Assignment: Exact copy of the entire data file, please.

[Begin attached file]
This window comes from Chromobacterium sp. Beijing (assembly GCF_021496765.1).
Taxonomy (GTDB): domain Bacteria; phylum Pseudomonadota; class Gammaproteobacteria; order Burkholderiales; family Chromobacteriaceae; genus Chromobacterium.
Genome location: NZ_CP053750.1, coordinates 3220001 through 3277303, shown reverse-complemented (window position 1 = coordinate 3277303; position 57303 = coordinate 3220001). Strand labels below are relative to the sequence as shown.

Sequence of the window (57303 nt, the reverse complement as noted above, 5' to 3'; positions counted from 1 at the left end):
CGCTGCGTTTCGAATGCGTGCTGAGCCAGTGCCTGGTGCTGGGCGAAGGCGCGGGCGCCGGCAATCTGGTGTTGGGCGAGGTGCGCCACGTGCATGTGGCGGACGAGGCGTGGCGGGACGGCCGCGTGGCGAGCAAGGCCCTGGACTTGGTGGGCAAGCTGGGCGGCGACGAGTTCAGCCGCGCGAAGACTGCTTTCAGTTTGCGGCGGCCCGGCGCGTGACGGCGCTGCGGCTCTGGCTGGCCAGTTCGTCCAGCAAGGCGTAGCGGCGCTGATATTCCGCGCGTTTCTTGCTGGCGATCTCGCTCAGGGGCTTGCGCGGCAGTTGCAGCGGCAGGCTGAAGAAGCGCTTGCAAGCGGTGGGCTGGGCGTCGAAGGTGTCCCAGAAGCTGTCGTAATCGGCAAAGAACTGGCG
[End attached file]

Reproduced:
This window comes from Chromobacterium sp. Beijing (assembly GCF_021496765.1).
Taxonomy (GTDB): domain Bacteria; phylum Pseudomonadota; class Gammaproteobacteria; order Burkholderiales; family Chromobacteriaceae; genus Chromobacterium.
Genome location: NZ_CP053750.1, coordinates 3220001 through 3277303, shown reverse-complemented (window position 1 = coordinate 3277303; position 57303 = coordinate 3220001). Strand labels below are relative to the sequence as shown.

Sequence of the window (57303 nt, the reverse complement as noted above, 5' to 3'; positions counted from 1 at the left end):
CGCTGCGTTTCGAATGCGTGCTGAGCCAGTGCCTGGTGCTGGGCGAAGGCGCGGGCGCCGGCAATCTGGTGTTGGGCGAGGTGCGCCACGTGCATGTGGCGGACGAGGCGTGGCGGGACGGCCGCGTGGCGAGCAAGGCCCTGGACTTGGTGGGCAAGCTGGGCGGCGACGAGTTCAGCCGCGCGAAGACTGCTTTCAGTTTGCGGCGGCCCGGCGCGTGACGGCGCTGCGGCTCTGGCTGGCCAGTTCGTCCAGCAAGGCGTAGCGGCGCTGATATTCCGCGCGTTTCTTGCTGGCGATCTCGCTCAGGGGCTTGCGCGGCAGTTGCAGCGGCAGGCTGAAGAAGCGCTTGCAAGCGGTGGGCTGGGCGTCGAAGGTGTCCCAGAAGCTGTCGTAATCGGCAAAGAACTGGCG